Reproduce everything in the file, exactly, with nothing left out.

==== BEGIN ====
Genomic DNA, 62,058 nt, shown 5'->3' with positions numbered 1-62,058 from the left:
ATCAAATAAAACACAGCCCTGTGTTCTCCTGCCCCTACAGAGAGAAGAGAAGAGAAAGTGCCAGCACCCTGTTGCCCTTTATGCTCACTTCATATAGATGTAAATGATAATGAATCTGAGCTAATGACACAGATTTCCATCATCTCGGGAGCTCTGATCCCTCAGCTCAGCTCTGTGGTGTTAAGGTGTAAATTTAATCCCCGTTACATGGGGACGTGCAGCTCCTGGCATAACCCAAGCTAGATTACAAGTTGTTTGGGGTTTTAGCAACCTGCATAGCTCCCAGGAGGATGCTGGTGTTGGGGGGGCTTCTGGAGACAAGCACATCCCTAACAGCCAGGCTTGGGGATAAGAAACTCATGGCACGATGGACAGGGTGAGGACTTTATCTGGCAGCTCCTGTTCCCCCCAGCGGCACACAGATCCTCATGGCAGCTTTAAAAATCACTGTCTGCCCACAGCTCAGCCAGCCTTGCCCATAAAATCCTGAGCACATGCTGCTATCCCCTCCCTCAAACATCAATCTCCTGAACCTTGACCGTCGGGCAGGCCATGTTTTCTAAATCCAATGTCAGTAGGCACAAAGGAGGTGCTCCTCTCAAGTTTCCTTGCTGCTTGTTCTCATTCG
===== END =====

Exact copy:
Genomic DNA, 62,058 nt, shown 5'->3' with positions numbered 1-62,058 from the left:
ATCAAATAAAACACAGCCCTGTGTTCTCCTGCCCCTACAGAGAGAAGAGAAGAGAAAGTGCCAGCACCCTGTTGCCCTTTATGCTCACTTCATATAGATGTAAATGATAATGAATCTGAGCTAATGACACAGATTTCCATCATCTCGGGAGCTCTGATCCCTCAGCTCAGCTCTGTGGTGTTAAGGTGTAAATTTAATCCCCGTTACATGGGGACGTGCAGCTCCTGGCATAACCCAAGCTAGATTACAAGTTGTTTGGGGTTTTAGCAACCTGCATAGCTCCCAGGAGGATGCTGGTGTTGGGGGGGCTTCTGGAGACAAGCACATCCCTAACAGCCAGGCTTGGGGATAAGAAACTCATGGCACGATGGACAGGGTGAGGACTTTATCTGGCAGCTCCTGTTCCCCCCAGCGGCACACAGATCCTCATGGCAGCTTTAAAAATCACTGTCTGCCCACAGCTCAGCCAGCCTTGCCCATAAAATCCTGAGCACATGCTGCTATCCCCTCCCTCAAACATCAATCTCCTGAACCTTGACCGTCGGGCAGGCCATGTTTTCTAAATCCAATGTCAGTAGGCACAAAGGAGGTGCTCCTCTCAAGTTTCCTTGCTGCTTGTTCTCATTCG